This is now my third visit to Geneva, and the nearby town of Versoix, where the Gateways team has its base. And each time I’ve come, my love of this richly vibrant and historic city grows. In past visits, we’ve stayed in little trailers in a nearby town on the French side. And that is where I was expecting to stay when we arrived. But I soon learned that I and the three other girls coming back for internship, would be staying in the heart of Geneva. It takes 5 minutes to walk to the Jet D’Eau, the huge water fountain in Lake Geneva. And a 10 minute walk takes us to the center of the historic area, a place that has its roots in Medieval times. Each time I step outside our door, I am overwhelmed by the goodness of God. Growing up near historic Williamsburg, VA and Jamestown, I have an intense love of things old and historic. I love stones and bricks that were carved hundreds or thousands of years ago. I love imagining that I’m stepping back in time, trying to picture the type of people that filled the streets, or the noise and smells that lingered there. So every Shabbat, the time our leaders give us to rest and recuperate from our busy weekly schedule, my roommates and I have enjoyed exploring this beautiful city. I love the teal water; the hundreds of ethnicities; the expensive shops; the statues of art and historic figures; the tall buildings, older than some of the oldest buildings in the States; the world powers that are centered here; the many churches and the cathedral; the weeping statue of Jeremiah; the swans swimming in the lake. I love Geneva.
But this time hasn’t been about falling in love with an amazing city…well not entirely at least. The internship has been an amazing opportunity to serve, to live in community, to learn, and to worship and intercede. We have had several opportunities to serve the local body of believers, like ministering to a couple of churches and inviting them to times of worship. We have also gotten to serve the community, raising funds for a humanitarian aid group and soon to feed the homeless at a local shelter. And living with the people here, seeing their lives wholeheartedly submitted to God’s will, learning from them, has been so impactful. Every weekday morning, we join together to pray and intercede, and seeing their heart for this region has shown me what it truly means to intercede for a nation. Before I came, this is one of things I asked the Lord to grow in me, an intercessory burden. And lately during worship, the Lord has been increasing my heart for Israel and the Jewish people. It’s funny that I would have to come to Geneva for my love of Israel to grow.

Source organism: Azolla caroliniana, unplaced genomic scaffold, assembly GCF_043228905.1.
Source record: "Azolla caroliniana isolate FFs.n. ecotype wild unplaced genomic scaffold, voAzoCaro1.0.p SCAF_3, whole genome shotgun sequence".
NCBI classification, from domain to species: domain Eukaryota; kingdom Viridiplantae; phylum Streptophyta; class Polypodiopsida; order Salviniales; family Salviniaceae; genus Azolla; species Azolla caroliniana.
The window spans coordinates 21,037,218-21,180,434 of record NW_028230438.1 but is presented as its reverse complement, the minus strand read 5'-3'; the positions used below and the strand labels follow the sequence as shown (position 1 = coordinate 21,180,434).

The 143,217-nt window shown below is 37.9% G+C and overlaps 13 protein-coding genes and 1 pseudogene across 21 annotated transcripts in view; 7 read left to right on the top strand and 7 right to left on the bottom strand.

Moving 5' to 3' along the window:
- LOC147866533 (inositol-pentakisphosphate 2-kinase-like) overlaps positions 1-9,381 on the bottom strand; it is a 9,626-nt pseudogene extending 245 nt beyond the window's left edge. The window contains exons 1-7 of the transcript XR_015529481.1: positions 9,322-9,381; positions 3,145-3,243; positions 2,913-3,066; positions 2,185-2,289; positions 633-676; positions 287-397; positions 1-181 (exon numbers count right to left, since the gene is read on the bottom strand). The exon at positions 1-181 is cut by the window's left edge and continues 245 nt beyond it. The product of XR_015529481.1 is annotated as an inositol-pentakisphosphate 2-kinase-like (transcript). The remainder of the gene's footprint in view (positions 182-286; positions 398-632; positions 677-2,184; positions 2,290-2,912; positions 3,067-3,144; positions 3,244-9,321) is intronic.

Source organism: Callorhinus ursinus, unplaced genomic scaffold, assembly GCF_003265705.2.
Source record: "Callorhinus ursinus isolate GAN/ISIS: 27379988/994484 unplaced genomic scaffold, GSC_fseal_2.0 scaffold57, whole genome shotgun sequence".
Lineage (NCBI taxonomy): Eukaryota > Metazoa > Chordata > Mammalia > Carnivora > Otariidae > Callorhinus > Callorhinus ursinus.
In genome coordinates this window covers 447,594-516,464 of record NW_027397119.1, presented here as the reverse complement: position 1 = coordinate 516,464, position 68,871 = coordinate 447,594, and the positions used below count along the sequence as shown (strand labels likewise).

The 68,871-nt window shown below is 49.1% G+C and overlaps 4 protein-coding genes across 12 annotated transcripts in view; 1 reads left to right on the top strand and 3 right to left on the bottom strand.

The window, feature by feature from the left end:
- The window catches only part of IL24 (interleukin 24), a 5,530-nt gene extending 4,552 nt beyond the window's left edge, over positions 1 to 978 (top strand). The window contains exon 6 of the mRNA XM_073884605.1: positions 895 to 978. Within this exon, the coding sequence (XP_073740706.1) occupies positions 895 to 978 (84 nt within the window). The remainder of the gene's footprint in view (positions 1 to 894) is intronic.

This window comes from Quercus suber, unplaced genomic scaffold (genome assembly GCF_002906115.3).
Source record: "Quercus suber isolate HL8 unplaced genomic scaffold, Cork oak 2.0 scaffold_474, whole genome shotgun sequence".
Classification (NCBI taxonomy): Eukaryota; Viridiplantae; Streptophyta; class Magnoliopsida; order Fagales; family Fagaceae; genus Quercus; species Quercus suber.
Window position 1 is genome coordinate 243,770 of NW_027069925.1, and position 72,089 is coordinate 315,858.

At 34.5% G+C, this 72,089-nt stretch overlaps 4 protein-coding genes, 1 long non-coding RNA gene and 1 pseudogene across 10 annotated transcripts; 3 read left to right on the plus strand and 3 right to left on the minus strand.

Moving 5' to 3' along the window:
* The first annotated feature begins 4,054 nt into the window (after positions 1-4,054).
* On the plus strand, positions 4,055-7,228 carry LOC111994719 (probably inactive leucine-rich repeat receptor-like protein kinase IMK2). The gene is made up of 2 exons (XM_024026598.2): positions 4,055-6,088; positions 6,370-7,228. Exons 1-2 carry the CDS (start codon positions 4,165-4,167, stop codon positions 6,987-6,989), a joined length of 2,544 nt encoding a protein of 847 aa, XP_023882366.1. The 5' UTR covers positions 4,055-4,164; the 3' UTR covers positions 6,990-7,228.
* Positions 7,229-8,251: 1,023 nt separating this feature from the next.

Today, my friends and I visited the Reformers’ Wall, a monument with statues in honor of great reformers of the faith, most predominately John Calvin. When we think of Calvin, most people immediately jump to predestination. But he was a man who loved God, and wanted to see the Bible used practically in daily life. Studying his life, and how he impacted every facet of society in 16th century Geneva, compels me to believe that believers can have a greater impact than we give ourselves credit for.
I feel like the main thing the Lord is teaching me during this time is submission. Submission to authority that He has placed over me…but mostly submission to His will. I’m starting to get a glimpse of what it really means to pray, “Not my will, but Your will be done.” Sometimes it involves living in community and choosing not to get offended or hurt. Sometimes it means taking a lower road, allowing others to be lifted up. It often means taking all of my hopes and dreams and laying them at Yeshua’s feet, trusting that He knows what do with them. And it always means listening everyday for His voice to speak, as Psalm 95 says, “Today if your hear His voice, do not harden your hearts…” Yes Lord, not my will, but yours be done, on earth as it is in heaven.